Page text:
Oil industry targets "idiotic and useless" divestment campaigns

Industry says the divestment movement has little support and only hurts those who divest. So why has it launched a PR campaign to fight it? And what's with the video of a man dating an oil barrel?


  1. Earlier this month, in a coup for the fossil fuel divestment movement, the New School announced it was dumping all fossil fuel investments, citing its commitment to fight climate change.
  2. A week later, faculty at the University of British Columbia voted for divestment as well. And in the fall, even the heirs of the Rockefeller oil fortune announced they were in the process of divesting, pointing to both "moral and economic" motivations.
  3. But as the divestment movement picks up steam, the fossil fuel industry wants everyone to know it's pointless and self-sabotaging - or "an idiotic and useless movement that we're bored of already" as John Baldwin, managing director at a UK natural gas consultancy, put it on Twitter.
  4. When 350.org organized Global Divestment Day last weekend, oil defenders mocked their efforts. A communications initiative of the Independent Petroleum Association of America called "Divestment Facts" first popped up on Twitter a few days before Global Divestment Day, and posted photos of sparsely attended protests over the weekend...
  5. ...and sad little bicycles.
  6. While Linda Rozett, a communications strategist at the American Petroleum Institute (API), poked fun at weather-wary protestors with an API cartoon from 2013.
  7. Of course, that's not how divestment advocates saw it. The Fossil Free project declared Global Divestment Day "a massive turning point in the divestment movement," counting more than 450 events in 60 countries over the weekend.
  8. Industry and activists might disagree about the divestment movement's popularity, but critics say even if it gains momentum, it makes no difference to the oil industry. A report commissioned and funded by the Independent Petroleum Association of America concludes that colleges that dump fossil fuel stocks will only be hurting their own endowments, and that prior divestment campaigns, most notably the campaign against Apartheid South Africa, have had little impact on targeted companies (pg. 19).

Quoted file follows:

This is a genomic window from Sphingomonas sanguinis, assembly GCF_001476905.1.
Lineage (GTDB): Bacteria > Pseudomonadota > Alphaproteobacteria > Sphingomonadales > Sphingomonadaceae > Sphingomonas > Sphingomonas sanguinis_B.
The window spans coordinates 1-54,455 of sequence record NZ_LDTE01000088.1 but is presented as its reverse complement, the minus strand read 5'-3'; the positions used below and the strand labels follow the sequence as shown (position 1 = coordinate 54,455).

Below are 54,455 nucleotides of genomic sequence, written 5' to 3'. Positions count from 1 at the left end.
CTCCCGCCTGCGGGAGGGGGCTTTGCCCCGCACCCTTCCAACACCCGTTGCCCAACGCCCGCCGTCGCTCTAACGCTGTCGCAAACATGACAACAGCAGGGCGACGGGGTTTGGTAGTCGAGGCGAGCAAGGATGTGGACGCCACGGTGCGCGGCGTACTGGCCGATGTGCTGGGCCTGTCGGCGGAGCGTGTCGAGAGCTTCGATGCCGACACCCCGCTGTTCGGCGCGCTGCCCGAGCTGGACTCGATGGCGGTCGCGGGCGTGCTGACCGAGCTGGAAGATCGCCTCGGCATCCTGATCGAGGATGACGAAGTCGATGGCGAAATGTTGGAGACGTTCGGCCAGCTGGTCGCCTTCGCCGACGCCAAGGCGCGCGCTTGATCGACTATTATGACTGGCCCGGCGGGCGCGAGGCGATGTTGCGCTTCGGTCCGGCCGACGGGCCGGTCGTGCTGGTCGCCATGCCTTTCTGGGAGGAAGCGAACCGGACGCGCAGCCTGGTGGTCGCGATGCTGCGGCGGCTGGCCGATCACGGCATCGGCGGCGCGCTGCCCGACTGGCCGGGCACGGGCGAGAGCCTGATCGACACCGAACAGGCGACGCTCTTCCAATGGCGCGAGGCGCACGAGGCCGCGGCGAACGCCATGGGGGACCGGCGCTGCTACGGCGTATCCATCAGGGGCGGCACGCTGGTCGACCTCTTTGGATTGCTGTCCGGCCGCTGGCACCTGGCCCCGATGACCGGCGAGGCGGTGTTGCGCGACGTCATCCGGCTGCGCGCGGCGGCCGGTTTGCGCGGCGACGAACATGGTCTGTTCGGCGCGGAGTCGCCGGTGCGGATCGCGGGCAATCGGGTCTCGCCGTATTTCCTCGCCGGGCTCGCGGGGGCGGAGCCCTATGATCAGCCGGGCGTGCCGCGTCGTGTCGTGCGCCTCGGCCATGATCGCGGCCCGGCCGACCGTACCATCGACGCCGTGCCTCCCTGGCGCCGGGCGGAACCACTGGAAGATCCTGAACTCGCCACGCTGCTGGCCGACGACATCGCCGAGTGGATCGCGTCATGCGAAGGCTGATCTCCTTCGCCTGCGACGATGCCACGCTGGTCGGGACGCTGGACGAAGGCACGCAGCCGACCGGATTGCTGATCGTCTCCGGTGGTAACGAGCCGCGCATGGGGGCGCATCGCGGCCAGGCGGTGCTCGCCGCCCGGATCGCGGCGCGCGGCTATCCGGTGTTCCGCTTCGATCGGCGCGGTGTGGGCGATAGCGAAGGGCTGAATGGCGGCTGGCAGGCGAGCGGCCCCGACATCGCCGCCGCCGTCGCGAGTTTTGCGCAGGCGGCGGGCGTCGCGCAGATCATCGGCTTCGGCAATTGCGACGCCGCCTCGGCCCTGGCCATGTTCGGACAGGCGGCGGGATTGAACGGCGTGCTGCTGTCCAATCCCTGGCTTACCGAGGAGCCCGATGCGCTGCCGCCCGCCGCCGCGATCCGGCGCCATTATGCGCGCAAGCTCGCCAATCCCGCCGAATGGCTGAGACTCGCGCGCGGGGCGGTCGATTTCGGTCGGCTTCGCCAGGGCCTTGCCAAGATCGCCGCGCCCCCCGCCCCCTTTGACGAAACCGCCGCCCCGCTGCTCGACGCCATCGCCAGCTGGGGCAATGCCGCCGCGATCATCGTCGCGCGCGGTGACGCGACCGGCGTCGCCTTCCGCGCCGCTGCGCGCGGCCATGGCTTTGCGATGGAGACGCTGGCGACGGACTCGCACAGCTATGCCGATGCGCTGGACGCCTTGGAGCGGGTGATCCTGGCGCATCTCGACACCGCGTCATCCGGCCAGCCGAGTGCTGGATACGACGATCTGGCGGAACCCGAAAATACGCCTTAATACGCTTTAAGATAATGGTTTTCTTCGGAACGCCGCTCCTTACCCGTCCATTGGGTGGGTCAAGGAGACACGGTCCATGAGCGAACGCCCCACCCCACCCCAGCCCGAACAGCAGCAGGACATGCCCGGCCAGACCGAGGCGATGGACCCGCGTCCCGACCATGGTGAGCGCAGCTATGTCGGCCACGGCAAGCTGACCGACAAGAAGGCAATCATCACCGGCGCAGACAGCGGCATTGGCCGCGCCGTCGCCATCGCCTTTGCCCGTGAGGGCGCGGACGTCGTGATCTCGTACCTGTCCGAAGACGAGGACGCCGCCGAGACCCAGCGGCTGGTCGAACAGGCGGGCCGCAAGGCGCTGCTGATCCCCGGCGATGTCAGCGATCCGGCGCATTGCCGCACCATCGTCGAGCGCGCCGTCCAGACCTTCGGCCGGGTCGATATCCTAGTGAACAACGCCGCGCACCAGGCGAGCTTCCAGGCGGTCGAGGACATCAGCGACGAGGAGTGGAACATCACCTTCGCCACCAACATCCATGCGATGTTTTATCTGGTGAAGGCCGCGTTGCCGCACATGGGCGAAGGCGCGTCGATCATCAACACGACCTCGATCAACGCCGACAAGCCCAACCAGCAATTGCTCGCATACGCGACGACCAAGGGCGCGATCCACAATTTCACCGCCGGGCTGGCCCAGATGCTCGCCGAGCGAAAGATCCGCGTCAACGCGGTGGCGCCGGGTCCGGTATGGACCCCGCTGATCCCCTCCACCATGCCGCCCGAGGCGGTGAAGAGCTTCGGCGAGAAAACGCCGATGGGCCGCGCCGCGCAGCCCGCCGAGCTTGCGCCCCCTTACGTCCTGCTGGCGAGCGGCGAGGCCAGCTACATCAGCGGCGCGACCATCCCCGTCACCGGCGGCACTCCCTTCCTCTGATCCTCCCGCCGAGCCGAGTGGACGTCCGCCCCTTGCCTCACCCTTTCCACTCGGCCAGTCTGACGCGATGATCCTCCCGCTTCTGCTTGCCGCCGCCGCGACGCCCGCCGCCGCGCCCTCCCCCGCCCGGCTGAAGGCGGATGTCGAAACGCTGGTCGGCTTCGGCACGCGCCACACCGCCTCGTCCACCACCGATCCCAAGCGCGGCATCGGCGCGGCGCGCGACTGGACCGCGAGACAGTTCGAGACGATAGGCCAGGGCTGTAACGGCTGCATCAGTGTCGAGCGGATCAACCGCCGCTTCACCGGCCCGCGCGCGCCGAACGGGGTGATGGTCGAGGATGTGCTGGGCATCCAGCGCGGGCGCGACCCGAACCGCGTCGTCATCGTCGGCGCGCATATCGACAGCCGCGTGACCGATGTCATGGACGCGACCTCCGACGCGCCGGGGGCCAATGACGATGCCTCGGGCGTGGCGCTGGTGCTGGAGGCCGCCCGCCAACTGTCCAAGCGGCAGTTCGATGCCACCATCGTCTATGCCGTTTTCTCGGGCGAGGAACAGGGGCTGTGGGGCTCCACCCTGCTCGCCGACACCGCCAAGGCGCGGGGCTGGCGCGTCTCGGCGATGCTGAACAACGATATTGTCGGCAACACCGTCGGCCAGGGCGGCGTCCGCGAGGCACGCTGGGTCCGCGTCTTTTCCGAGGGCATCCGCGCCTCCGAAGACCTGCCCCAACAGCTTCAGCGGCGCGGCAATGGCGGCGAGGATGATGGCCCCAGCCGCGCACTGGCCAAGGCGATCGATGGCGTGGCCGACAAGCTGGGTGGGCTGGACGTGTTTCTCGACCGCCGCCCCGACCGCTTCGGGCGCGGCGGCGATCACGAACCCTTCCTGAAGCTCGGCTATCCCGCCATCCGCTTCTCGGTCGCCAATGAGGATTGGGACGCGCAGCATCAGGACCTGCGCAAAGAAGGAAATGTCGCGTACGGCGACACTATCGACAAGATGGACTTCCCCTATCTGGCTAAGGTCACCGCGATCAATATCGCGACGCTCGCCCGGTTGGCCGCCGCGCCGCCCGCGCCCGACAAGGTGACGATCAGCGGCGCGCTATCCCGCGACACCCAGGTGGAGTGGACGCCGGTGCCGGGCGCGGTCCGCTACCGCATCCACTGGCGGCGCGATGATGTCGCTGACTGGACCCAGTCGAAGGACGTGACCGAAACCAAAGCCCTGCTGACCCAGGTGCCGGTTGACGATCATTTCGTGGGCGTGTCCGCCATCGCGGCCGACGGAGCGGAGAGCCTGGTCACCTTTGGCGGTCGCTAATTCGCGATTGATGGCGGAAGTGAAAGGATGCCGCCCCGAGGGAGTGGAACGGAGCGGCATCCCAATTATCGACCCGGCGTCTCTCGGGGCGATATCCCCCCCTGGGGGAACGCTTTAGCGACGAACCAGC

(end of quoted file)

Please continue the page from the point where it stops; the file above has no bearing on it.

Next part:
9. But with current volatility in oil prices, divestment could make more financial sense than the industry acknowledges. Warren Buffett's Berkshire Hathaway quietly sold off its shares of Exxon Mobil in the fourth quarter. No grandstanding about climate change ethics accompanied the move.
  10. Activists do agree, however, that mass divestment by colleges is unlikely to hurt the industry's bottom line.
  11. "It's not a financially targeted campaign," says Jenny Marienau of 350.org. Instead, divestment is a largely symbolic act. "When we divest we’re saying we no longer want to be complicit in the destruction of our world.” The idea that divestment is a financial strategy is a popular misunderstanding of the movement, according to divestment advocate Alex Suber.
  12. But how much are symbolic actions worth?
  13. "One major problem is that symbolic actions often substitute for truly effective actions by allowing us to fool ourselves into thinking we are doing something meaningful about a problem when we are not," writes Robert Stavins, director of Harvard's Environmental Economics Program.
  14. On this point, Benjamin Franta, a physics PhD candidate at Harvard disagrees: "symbolic actions can...be powerfully effective in realms of politics, law, economic policy, and other realms of human social organization."
  15. And the power of symbolic action could very well be at the crux of this dispute.
  16. Which might be why a PR firm with links to the oil industry took the time to tell you the story of Joe, who had to sit naked in the dark after breaking up with his girlfriend Fossil Fuels.
  17. Breaking Up With Fossil Fuels is Hard to Do
  18. To which 350.org responded with this parody remix, which totally agrees you should go all the way with your barrel of oil girlfriend.
  19. UPDATE: An earlier version of this article referred to Divestment Facts as an initiative of the American Petroleum Institute. It's actually the Independent Petroleum Association of America.